Now think of Jesus. “…for the joy that was set before him he endured the cross…” Meaning what? Meaning there’s no near-sightedness in Him. In fact, He sets it before Him. Now think of what the writer of Hebrews is telling us. When Jesus went to the cross He was a volunteer. No one made Him go. He chose to go. When he rides into Jerusalem that day it was a transformational event. For three years He has avoided the acclamation of the crowd. For three years He has refused their coronation. And yet here, on this day, He chose to go from teacher to king, from Rabbi to Redeemer. He can avoid the cross. He can succumb to that temptation, but He doesn’t.

You say, “How could He endure it? How could He not break down and call that legion of angels?” The writer tells us, “For the joy that was set before him…” Meaning what? Meaning the way Jesus overcame the obstacles was by refusing to fix His eyes on Himself.

You say, “But if Jesus took His eyes off Himself who was He looking at?” He was looking at you! The joy that was set before Him is you. Don’t you see it? He endured the cross, despising its shame for you! You’re part of His bride. You’re part of the plan. You’re part of the prize. And you know how I know that? Jesus sat down on the right hand of the throne of God where He’s praying for you. Think of that. No matter whether it’s in the Upper Room or Gethsemane, Calvary or the throne, His eyes are never nearsighted.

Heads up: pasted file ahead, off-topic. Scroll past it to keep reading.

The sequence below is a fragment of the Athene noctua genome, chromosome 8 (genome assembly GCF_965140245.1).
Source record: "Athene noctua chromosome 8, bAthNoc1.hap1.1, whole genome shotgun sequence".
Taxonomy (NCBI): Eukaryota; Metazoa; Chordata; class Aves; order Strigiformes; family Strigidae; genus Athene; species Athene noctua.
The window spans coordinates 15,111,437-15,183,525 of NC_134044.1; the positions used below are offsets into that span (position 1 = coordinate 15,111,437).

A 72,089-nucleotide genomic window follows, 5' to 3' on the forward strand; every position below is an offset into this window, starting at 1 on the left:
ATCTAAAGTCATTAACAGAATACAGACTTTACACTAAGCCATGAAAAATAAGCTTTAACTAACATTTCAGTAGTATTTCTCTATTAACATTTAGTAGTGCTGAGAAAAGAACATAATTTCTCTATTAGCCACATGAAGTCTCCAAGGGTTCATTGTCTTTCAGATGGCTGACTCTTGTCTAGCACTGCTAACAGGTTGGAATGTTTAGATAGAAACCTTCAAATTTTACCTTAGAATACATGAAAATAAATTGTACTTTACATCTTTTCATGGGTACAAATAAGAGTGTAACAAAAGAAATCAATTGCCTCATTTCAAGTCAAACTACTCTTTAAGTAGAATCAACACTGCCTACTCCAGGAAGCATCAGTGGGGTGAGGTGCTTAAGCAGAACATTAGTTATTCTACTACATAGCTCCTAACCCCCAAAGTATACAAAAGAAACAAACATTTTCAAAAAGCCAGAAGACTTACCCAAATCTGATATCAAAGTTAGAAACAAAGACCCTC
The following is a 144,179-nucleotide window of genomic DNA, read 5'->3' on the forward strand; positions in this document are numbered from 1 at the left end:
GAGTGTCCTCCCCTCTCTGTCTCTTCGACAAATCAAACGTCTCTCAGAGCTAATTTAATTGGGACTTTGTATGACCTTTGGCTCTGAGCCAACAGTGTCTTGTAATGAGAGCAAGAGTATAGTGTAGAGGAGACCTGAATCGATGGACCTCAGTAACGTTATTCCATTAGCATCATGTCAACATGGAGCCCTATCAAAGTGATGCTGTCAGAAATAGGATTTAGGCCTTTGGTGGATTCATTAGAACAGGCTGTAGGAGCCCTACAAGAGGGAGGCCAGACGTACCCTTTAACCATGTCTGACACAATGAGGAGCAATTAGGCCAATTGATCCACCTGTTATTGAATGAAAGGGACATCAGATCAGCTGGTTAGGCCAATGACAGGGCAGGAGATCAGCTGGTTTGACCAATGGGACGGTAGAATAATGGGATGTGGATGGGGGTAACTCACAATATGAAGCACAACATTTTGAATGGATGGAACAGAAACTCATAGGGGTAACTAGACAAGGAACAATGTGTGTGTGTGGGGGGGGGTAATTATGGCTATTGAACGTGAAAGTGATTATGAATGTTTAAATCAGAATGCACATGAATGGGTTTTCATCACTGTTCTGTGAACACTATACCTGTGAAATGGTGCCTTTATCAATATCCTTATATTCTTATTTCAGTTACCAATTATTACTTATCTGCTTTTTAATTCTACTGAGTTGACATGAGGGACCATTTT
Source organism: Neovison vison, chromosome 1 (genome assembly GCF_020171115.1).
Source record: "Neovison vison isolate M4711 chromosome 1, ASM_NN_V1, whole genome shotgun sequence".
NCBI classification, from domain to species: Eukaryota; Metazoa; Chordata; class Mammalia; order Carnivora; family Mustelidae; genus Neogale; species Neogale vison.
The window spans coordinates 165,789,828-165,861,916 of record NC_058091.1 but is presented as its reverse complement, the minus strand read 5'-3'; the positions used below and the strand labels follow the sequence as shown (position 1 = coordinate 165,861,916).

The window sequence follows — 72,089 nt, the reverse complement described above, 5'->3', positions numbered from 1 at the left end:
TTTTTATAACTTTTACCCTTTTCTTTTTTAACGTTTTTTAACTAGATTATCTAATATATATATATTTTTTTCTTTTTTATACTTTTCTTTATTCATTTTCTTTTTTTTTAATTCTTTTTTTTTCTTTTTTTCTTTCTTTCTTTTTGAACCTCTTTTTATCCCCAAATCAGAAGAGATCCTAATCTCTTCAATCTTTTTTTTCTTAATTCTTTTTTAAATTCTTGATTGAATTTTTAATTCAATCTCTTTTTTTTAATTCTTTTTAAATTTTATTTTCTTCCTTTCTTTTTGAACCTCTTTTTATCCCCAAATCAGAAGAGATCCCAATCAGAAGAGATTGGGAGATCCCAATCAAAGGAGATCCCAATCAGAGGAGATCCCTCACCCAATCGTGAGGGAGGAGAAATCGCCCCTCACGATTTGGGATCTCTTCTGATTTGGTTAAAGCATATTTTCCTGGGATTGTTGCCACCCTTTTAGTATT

They’re never fixed on Himself. He never engages in hyperbolic discounting. His eyes are on you. He sees you completely. He sees you complete. He sees you as a finished product. No wonder He’s full of joy. He sees you complete through His work on the cross every day. And all that is by way of introduction into Sunday’s message, “Purposeful Prayer,” based on Colossians 1:9-14.

For here in the middle of Paul’s introduction he describes where his thanksgiving for the Colossians takes him. It takes him into a prayer for their endurance in Christ. And as we will see on Sunday, in it he will show us the pattern, the practice, and the power of prayer. It’s a model for what our prayers can be. In preparation for Sunday you may wish to consider the following:

1. If gratitude is the result of acknowledging God’s sovereignty over our lives, what does prayer acknowledge?
2. Whose prayers are featured most prominently in the New Testament?
3. What one characteristic is most essential in prayer?
4. Why does Paul pray for things that are so different from the things that possess us?
5. What is it that prompts Paul to pray without ceasing for the Colossians? (See verse 9.)
6. What does “spiritual wisdom” mean? (See verse 9.)
7. What does it mean “to walk in a manner worthy of the Lord”? (verse 10)
8. What’s the key to endurance and joyful patience? (See verses 11 & 12.)
9. How important is our inheritance in changing our lives?

See you Sunday as we gather around the table!